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Thursday, 30 November 2017
Page: 9397

Senator O'NEILL (New South Wales) (17:08): I rise as a proud woman of the New South Wales Right to mark the passing of a great man of the New South Wales Right of the great Australian Labor Party. He will be sadly missed. He was an enormous man in our history and in esteem, as we just heard from Senator Moore, that spread right out into the community because of his authenticity and the authentic work that he did for all the communities that he belonged to—the community of the Labor Party as a political party, the community of the Transport Workers' Union as a powerful advocate for social justice for Australians, and then as a powerful speaker and a man of great heart for the legislative journey of this place to try and make change to genuinely improve the lives of Australian people.

I also want to indicate, as Senator Cameron did, that circumstances here in the Senate prevented many of us from attending Steve's mass yesterday—I think it was at St Finbar's Church in the Blue Mountains. I feel we were all represented with vim and vigour and with sadness and remembrance by the senators who were able to attend: Senator Farrell, Senator Dastyari, and particularly Senators Gallacher and Sterle, for they shared two of those communities with him in a very significant way.

As others have indicated, he was a man who loved his family. As Senator Moore said, there was a joy in Steve that was a natural part of his nature, but it was in his reflections on his family and his connections with his family that we saw him at his best. I did not have the privilege of working with Senator Hutchins here in this chamber, but I did, at the time of his valedictory speech, come over and sit with many of our colleagues from the House of Representatives to honour his moving from this place and into a more connected life with his family. And that is what he said to me as I spoke to him that evening—that that was the joy of the moment for him. I think we can all recall the beautiful speech that he gave at his valedictory. He recalled the great work that he'd done and showed such generosity in thanking so many people who made his work possible.

I was not involved with him in the work that he did on committees, which was beautifully described this evening by Senator Moore, but Steve's words in his valedictory speech were very significant in giving the flavour of the level of engagement that he had with the work that he did. I would like to read for the record once more his comments on the inquiry into the forgotten Australians:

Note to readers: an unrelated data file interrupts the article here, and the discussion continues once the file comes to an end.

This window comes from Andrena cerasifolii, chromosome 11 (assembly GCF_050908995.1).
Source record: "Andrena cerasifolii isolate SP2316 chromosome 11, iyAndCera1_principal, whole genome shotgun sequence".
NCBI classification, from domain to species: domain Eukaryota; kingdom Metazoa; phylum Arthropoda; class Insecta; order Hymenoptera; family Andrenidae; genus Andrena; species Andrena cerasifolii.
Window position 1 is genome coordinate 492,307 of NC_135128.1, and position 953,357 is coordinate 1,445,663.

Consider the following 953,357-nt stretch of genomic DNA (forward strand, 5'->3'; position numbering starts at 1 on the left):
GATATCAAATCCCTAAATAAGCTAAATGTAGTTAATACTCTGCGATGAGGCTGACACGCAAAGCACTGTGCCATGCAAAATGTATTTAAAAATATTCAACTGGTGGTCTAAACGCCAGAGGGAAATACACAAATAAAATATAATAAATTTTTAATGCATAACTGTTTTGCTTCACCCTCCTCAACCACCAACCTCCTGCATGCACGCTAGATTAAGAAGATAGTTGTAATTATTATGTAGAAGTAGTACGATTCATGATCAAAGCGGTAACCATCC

It was a very sad and painful inquiry. There were hundreds of written submissions—if you could call some of them written. There were many phone calls, mostly to the dedicated secretariat, led by the avuncular Elton Humphery, who I hope is here today—

he interrupted himself and said, 'There he is'—

along with Christine McDonald and Ingrid Zappe. I read each and every one of these submissions and often cried at what was in them. They were all sad. They were from men and women, mostly in their 70s and 80s, attempting to provide us with an understanding of what for most of them was the nightmare they endured as young boys and girls.

Even now, I think of them and their written words and their courage in coming forward to tell us what happened to them: the abandonment, the fear, the shame, the self harm, the loneliness—problems that exist to this day—and, not least of all, the suicides that resulted. These people's stories are etched in my memory—the most reprehensible experiences and impossible to forget. We were all shaken to the base of our souls. Our hearts sighed.

Steve Hutchins was a warrior for the rights of ordinary hardworking Australians at every turn and in every context, but he was a man who in his closing words said, 'Our hearts sighed.' A special man. May he rest in peace.